ISLAMABAD, Pakistan: Dec 28 (PNS) - All arrangements have been finalised to hold bidding for the privatisation of Habib Bank Limited (HBL) on MONDAY to be supervised by Dr. Abdul Hafeez Shaikh, Federal Minister for Privatisation & Investment who is also Chairman of the Privatisation Commission.
The CCOP on Friday approved the transaction structure and procedure for the privatisation of Habib Bank Limited (“HBL”), for the intended sale of a minimum stake of 26% (going up to 51 % of GoP shareholding) for acquiring the management control of the Bank by the prospective pre-qualified bidders.
The open bidding for HBL is being held at Islamabad in PC auditorium at 3 p.m., which will be witnessed by the representatives of the print and electronic media.
The pre-qualification committee, which included representatives of various ministries including Finance and the State Bank of Pakistan has pre-qualified three parties for the bidding. These parties include Agha Khan Fund for Development, Central Insurance Company Limited and State of Qatar Supreme Council for Economic Affairs and Investment.
All the key issues have been resolved and the bidding process had been made known to the potential pre-qualified bidders.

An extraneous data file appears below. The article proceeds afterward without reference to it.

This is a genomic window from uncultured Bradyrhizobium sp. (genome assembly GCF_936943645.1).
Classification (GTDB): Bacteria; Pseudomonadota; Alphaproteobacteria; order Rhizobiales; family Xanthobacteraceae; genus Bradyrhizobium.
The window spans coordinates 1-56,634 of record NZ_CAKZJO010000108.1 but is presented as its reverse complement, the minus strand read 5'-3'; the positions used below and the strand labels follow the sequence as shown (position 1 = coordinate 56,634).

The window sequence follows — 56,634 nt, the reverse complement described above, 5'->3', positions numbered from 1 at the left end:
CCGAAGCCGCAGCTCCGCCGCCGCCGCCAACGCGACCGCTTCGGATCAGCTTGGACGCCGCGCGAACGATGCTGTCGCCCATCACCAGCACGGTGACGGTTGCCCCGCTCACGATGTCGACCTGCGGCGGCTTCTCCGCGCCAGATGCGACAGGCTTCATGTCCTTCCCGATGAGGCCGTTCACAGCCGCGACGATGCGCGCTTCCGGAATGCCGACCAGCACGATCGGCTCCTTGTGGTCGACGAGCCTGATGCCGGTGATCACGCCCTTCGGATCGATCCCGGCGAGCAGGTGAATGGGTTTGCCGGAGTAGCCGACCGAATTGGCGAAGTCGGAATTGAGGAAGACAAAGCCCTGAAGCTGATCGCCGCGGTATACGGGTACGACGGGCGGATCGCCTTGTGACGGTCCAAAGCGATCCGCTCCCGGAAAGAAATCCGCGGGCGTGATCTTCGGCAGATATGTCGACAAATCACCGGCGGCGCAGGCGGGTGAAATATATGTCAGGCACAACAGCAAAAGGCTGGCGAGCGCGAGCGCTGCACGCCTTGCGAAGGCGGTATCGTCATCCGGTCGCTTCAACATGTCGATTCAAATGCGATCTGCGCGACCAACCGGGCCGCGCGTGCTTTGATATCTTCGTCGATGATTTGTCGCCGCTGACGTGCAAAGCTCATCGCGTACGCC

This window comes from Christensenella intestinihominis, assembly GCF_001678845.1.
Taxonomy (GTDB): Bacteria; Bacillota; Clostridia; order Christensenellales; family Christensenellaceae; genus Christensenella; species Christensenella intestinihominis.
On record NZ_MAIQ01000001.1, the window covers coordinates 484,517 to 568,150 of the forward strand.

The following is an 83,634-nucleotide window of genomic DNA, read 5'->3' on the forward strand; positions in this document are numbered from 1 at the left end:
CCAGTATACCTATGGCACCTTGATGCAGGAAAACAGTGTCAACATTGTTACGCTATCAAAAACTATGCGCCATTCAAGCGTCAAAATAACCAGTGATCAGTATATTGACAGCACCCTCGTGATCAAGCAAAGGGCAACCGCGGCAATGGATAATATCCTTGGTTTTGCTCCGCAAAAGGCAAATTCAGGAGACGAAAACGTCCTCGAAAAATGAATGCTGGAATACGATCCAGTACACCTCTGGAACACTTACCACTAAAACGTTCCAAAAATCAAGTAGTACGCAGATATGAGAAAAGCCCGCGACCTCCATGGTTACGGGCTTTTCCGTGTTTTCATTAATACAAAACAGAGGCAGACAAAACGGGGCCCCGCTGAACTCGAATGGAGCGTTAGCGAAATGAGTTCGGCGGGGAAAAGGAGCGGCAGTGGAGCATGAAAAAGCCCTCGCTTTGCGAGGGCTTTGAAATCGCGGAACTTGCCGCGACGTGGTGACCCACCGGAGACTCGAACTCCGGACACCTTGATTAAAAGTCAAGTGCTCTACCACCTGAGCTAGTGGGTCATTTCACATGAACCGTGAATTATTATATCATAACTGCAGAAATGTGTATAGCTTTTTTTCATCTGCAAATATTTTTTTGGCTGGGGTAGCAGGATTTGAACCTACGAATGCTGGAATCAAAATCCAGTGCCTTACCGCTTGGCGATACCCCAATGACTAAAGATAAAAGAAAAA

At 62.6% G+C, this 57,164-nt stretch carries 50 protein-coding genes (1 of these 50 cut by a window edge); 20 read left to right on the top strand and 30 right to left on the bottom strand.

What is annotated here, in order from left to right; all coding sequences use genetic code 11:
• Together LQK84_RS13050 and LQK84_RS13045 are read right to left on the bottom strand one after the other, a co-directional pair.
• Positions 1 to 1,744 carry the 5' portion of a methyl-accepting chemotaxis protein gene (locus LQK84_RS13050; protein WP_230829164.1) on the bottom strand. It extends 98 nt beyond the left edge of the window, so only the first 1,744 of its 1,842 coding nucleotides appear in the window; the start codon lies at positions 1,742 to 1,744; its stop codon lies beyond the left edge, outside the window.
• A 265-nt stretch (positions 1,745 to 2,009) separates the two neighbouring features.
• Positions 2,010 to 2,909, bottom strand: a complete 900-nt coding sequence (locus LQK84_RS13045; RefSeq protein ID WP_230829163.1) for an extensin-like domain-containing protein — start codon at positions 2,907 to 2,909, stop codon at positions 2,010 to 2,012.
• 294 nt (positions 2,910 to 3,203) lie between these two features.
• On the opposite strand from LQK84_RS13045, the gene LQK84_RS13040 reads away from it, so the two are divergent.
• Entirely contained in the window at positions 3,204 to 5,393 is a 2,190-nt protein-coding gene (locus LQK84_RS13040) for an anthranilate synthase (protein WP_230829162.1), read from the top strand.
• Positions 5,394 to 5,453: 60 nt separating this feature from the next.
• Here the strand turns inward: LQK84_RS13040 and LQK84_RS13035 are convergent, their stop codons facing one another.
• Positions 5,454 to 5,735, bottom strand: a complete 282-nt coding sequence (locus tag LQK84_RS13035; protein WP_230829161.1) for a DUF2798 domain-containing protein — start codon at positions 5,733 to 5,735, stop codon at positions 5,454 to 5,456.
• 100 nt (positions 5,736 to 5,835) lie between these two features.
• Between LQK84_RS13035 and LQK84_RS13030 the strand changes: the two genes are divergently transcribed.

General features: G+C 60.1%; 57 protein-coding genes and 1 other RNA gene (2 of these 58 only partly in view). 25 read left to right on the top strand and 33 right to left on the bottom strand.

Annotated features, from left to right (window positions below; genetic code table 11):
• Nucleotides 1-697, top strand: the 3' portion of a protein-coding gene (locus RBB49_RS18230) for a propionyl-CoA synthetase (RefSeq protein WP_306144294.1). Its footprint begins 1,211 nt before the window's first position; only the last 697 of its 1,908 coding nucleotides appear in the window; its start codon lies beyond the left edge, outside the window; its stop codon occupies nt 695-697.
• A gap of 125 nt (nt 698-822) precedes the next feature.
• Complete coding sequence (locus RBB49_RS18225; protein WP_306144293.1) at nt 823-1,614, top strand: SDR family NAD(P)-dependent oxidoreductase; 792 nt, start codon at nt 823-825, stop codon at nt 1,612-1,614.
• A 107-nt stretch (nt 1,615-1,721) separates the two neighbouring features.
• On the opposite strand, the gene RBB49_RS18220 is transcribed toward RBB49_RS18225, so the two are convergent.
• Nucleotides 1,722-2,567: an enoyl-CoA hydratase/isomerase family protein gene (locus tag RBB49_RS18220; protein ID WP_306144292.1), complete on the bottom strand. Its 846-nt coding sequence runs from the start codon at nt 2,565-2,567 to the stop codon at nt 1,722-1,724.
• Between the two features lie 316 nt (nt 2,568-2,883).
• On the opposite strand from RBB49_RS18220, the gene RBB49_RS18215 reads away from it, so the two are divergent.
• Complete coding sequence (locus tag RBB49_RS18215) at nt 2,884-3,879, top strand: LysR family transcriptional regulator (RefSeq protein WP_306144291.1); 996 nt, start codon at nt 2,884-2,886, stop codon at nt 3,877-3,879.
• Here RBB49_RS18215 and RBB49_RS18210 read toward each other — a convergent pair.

Pakistan’s Privatisation Commission (“PC”) had received unprecedented interest from around the world by receiving 19 _Expression of Interest (EOI) for the privatisation of Habib Bank Limited (“HBL”), by the intended sale of a minimum stake of 26% up to 51 % of its shareholding from reputed International and Pakistani parties (participating solely, or as part of a consortium) for entering the process towards acquiring the indicated shareholding in HBL for a better competition. The terms of a sale include the transfer of management control of HBL.
The remarkable and encouraging response resulted due to the personal interest and hectic efforts by Dr. Abdul Hafeez Shaikh, Federal Minister for Privatisation & Investment and his team, which had attracted an unprecedented number of EOIs for such a potentially large transaction. The investors who had expressed interest for HBL include parties from Canada, Europe, UK, USA, Saudi Arabia, UAE, Qatar and Yemen along with domestic interest.
PC together with its appointed Advisors A.F. Ferguson & Co. and Legal Advisors Haidermota & Co. is in the process of the competitive bid, negotiation and sale process in accordance with the privatisation laws of Pakistan. An extensive streamlining and restructuring programme has been implemented by HBL’s management towards the preparation for the privatisation of thebank. HBL’s privatisation represents an attractive investment opportunity for investors interested in leveraging HBL’s extensive presence and market share.